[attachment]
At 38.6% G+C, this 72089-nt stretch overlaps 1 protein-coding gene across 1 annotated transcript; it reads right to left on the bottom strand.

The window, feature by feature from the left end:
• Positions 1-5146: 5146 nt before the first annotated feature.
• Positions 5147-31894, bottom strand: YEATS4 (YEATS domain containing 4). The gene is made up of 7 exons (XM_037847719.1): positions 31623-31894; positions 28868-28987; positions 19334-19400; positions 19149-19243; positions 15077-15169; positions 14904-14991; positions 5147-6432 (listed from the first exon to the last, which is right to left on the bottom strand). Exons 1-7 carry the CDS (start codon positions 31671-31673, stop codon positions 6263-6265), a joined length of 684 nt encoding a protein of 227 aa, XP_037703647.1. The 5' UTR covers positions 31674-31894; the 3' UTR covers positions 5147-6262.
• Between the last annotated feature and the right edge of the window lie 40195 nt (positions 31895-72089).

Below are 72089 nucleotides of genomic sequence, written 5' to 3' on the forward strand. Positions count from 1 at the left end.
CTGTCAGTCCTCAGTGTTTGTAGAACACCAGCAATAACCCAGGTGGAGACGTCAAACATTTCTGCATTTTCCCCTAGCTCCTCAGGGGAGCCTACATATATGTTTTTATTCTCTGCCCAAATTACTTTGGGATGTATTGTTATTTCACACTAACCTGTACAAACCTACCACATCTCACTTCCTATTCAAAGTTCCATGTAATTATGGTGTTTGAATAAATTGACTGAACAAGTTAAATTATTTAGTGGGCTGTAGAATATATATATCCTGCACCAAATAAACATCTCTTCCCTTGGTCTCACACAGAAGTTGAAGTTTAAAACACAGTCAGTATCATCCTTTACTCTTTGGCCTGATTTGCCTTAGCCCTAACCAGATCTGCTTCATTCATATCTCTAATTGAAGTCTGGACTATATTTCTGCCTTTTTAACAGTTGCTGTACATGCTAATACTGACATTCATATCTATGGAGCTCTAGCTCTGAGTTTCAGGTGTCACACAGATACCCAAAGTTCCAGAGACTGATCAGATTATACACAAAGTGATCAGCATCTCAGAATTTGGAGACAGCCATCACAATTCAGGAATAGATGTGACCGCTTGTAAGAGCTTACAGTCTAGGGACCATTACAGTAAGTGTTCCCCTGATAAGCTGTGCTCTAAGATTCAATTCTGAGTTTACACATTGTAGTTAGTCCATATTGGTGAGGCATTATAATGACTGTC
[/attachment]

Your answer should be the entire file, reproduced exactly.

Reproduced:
At 38.6% G+C, this 72089-nt stretch overlaps 1 protein-coding gene across 1 annotated transcript; it reads right to left on the bottom strand.

The window, feature by feature from the left end:
• Positions 1-5146: 5146 nt before the first annotated feature.
• Positions 5147-31894, bottom strand: YEATS4 (YEATS domain containing 4). The gene is made up of 7 exons (XM_037847719.1): positions 31623-31894; positions 28868-28987; positions 19334-19400; positions 19149-19243; positions 15077-15169; positions 14904-14991; positions 5147-6432 (listed from the first exon to the last, which is right to left on the bottom strand). Exons 1-7 carry the CDS (start codon positions 31671-31673, stop codon positions 6263-6265), a joined length of 684 nt encoding a protein of 227 aa, XP_037703647.1. The 5' UTR covers positions 31674-31894; the 3' UTR covers positions 5147-6262.
• Between the last annotated feature and the right edge of the window lie 40195 nt (positions 31895-72089).

Below are 72089 nucleotides of genomic sequence, written 5' to 3' on the forward strand. Positions count from 1 at the left end.
CTGTCAGTCCTCAGTGTTTGTAGAACACCAGCAATAACCCAGGTGGAGACGTCAAACATTTCTGCATTTTCCCCTAGCTCCTCAGGGGAGCCTACATATATGTTTTTATTCTCTGCCCAAATTACTTTGGGATGTATTGTTATTTCACACTAACCTGTACAAACCTACCACATCTCACTTCCTATTCAAAGTTCCATGTAATTATGGTGTTTGAATAAATTGACTGAACAAGTTAAATTATTTAGTGGGCTGTAGAATATATATATCCTGCACCAAATAAACATCTCTTCCCTTGGTCTCACACAGAAGTTGAAGTTTAAAACACAGTCAGTATCATCCTTTACTCTTTGGCCTGATTTGCCTTAGCCCTAACCAGATCTGCTTCATTCATATCTCTAATTGAAGTCTGGACTATATTTCTGCCTTTTTAACAGTTGCTGTACATGCTAATACTGACATTCATATCTATGGAGCTCTAGCTCTGAGTTTCAGGTGTCACACAGATACCCAAAGTTCCAGAGACTGATCAGATTATACACAAAGTGATCAGCATCTCAGAATTTGGAGACAGCCATCACAATTCAGGAATAGATGTGACCGCTTGTAAGAGCTTACAGTCTAGGGACCATTACAGTAAGTGTTCCCCTGATAAGCTGTGCTCTAAGATTCAATTCTGAGTTTACACATTGTAGTTAGTCCATATTGGTGAGGCATTATAATGACTGTC